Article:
Game on: Annual Ka Moku o Keawe Makahiki returns to Waimea Jan. 21
WAIMEA — This year, Kanu o ka Aina graduates Kaniela Anakalea-Buckley and Lei’ohu Colburn will step into leadership roles at the 11th annual Ka Moku o Keawe Makahiki in Waimea. The two grew up practicing for the games — an intergenerational rite of passage for students who begin participating when they enter school.
“I was in the first kindergarten class at Kanu and the older kids would come and help teach us a sport. As we got older the caliber got raised every year. We went from being introduced to the game, to being veterans of the game, experts of the game,” said Anakalea-Buckley.
Training for the games supports the holistic learning approach of traditional Hawaiian culture and is a way to hone physical and mental skills through high school and beyond.
Colburn, who started at Kanu o ka Aina in third grade, said, “As I got older I started to see it wasn’t just go and play, but like a goal. In order to win the ulu maika, you have to hold the maika like this or to be the fastest. You need to straighten up your hands, fine tuning.”
Molokai revived the tradition of the Makahiki games more than 30 years ago and is now the pinnacle of competition for the entire state.
“Everybody comes to their own Makahiki and plays, and then all the different schools started to come up to Molokai. It sets the foundation for what it could look like. We bring back home what we learned over there and share with everybody. And that’s kind of what we have now where we’re expanding. Last year we had around 500 participants,” said Colburn.
Competitors from Hawaii Island have been participating in Makahiki games on Molokai since 2003, inspiring participants to do their best in the hopes of placing well enough to compete on Molokai.
“One year we started to go up to Molokai. That’s when I started getting to see that this was a big deal,” she said.
Colburn remembers her first Kuakini run on Molokai. “I was in fifth or sixth grade. We’d go up to this place, Nai’iwa. It’s basically a pasture and you run from one side to the other and the first person to get to the other side wins. It’s grass that’s up to your waist, so you’re high-kneeing the whole time. That was so much fun.”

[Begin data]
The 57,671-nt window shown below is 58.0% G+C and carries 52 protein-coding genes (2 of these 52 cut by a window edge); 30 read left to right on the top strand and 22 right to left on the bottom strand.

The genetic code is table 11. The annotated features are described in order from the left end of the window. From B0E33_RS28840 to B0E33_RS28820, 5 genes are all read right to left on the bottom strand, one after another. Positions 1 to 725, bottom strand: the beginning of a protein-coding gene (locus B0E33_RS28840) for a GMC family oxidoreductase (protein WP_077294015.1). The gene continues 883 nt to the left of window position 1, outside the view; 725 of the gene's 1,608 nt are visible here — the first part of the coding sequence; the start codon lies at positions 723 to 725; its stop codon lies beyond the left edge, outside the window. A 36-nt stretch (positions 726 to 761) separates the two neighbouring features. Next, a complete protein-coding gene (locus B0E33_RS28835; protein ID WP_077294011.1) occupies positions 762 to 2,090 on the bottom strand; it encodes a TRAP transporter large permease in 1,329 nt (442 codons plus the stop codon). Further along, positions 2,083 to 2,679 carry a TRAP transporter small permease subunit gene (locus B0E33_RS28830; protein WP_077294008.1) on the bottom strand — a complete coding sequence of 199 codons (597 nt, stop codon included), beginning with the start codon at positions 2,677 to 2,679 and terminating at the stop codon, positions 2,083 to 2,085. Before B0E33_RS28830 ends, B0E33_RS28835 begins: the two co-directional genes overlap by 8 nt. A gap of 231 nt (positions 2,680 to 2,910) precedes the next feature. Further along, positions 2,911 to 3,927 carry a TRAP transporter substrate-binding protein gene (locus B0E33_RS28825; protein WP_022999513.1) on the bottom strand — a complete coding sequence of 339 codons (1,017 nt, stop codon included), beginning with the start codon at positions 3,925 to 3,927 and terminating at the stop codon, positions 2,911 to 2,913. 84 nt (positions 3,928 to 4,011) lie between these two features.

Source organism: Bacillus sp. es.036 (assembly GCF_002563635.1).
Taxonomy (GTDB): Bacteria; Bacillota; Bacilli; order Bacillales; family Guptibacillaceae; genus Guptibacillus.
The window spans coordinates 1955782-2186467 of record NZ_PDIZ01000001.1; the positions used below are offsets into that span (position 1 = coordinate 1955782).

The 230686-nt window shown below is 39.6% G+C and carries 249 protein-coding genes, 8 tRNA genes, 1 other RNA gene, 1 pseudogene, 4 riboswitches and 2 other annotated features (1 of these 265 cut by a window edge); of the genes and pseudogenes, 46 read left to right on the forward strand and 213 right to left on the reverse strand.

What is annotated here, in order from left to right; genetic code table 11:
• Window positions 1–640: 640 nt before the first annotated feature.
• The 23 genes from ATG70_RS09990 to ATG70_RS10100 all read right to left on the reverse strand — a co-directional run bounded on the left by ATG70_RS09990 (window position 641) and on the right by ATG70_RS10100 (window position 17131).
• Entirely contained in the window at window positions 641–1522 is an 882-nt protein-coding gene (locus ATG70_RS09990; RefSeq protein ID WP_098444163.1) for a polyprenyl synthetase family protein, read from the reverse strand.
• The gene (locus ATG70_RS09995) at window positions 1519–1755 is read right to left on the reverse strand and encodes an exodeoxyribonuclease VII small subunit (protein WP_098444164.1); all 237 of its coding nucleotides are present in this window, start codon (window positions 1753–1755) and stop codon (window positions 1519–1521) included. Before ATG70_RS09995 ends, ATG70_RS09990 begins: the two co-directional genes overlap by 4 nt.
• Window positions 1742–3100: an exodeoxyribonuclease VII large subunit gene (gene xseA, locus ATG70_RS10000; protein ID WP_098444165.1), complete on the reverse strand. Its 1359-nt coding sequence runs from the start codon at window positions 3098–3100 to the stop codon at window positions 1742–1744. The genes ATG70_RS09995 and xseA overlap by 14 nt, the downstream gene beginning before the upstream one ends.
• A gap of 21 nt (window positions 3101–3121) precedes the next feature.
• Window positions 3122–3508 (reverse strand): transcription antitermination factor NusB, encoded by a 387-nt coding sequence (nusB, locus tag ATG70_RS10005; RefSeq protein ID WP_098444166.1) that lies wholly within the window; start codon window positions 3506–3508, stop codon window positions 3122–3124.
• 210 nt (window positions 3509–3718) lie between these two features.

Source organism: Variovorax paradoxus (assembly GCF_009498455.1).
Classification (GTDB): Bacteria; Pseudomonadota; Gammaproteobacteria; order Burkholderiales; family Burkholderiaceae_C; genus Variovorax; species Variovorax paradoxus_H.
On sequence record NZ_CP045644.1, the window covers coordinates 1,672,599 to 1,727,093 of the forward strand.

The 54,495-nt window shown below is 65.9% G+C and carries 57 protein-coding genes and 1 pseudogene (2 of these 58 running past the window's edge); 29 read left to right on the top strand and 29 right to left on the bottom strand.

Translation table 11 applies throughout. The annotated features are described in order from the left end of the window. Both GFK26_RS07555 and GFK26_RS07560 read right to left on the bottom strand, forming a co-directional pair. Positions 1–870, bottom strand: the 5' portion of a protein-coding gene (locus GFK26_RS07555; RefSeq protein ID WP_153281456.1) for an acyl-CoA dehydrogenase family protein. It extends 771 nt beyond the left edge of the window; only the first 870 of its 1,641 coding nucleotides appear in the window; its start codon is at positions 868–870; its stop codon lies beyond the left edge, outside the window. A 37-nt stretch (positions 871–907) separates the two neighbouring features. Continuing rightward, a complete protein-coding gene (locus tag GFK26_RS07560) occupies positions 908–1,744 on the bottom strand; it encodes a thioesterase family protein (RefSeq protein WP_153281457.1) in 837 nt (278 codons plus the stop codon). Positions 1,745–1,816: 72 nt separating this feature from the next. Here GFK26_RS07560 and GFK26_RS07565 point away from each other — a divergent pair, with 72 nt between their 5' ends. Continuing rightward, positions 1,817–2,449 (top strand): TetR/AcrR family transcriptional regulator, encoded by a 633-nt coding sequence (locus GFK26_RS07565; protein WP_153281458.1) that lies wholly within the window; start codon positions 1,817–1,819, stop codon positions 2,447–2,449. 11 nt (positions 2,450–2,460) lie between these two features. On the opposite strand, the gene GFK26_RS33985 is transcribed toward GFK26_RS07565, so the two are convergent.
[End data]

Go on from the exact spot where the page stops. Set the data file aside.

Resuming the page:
Participants can either choose individual games or sign on for the decathlete, which means competing in all 10 events.
“I do the decathlete, so I play all the games. I like that because you get to play the skills and strength games, and just because you’re the strongest person doesn’t mean you’re going to win. I like that being a decathlete makes you be more open,” said Colburn.
Each year brings new depth and insight, and for many the Makahiki games have become a rite of passage.
“Keali’i (men’s champion from Oahu), would always smoke everybody on the 100-yard dash. Every year my goal was to beat him. It got to the point where we’re not playing to go to Molokai anymore, we’re playing to be able to stand against these men, to stand on the field with those warriors,” said Anakalea-Buckley.
Colburn’s rite of passage began, “When I was in seventh grade, going up to Molokai and they had the decathlete. It was only for the adults, but I wanted to try. I did alright but there were these big aunties, women playing. So playing them made me think, ‘OK, this is what I got to get ready for next year.’ I practiced and the next years I would place higher and higher. When I was a sophomore or a freshman I won the women’s decathlete.”
Now these two young leaders are stepping up to a new game: passing on the wisdom they learned over the years as the games evolved.
“The caliber is being raised every year. The kids are getting creative with their strategies and how they’re playing the game. They’re working together,” said Anakalea-Buckley. “Me and my generation all worked together to hone our skills. You came up with our own little repertoire of skills, and I wonder what they can come up with. Last year I saw speed demons, some demigod strength and I remember when these kids were in middle school. Now they’re like animals on the field.”
With their years of experience participating and refereeing, and the guidance of Aunty Keala Kahuanui, Anakalea–Buckley and Colburn feel ready to take on the challenge of leading the games.
“Before it was about getting faster, getting stronger and figuring out different skills and training with your friends. Now it’s about understanding the game, how to play it and how to help that one guy that trains all year and loses,” said Anakalea–Buckley.
Following Aunty Keala’s lead, “Being a jack of all trades is the best way to anchor anything — how Aunty Keala usually does it: jumping all around, making sure we have water and snacks. It’s a big endeavor having everyone working together, but at the end of the day it’s about having fun, trying to make sure that the sport is fun and active,” said Anakalea-Buckley.
Or as Colburn put it, “We’re going to get all of the refs and the scorekeepers together, make sure we all have the plan, set up the field and then game on.”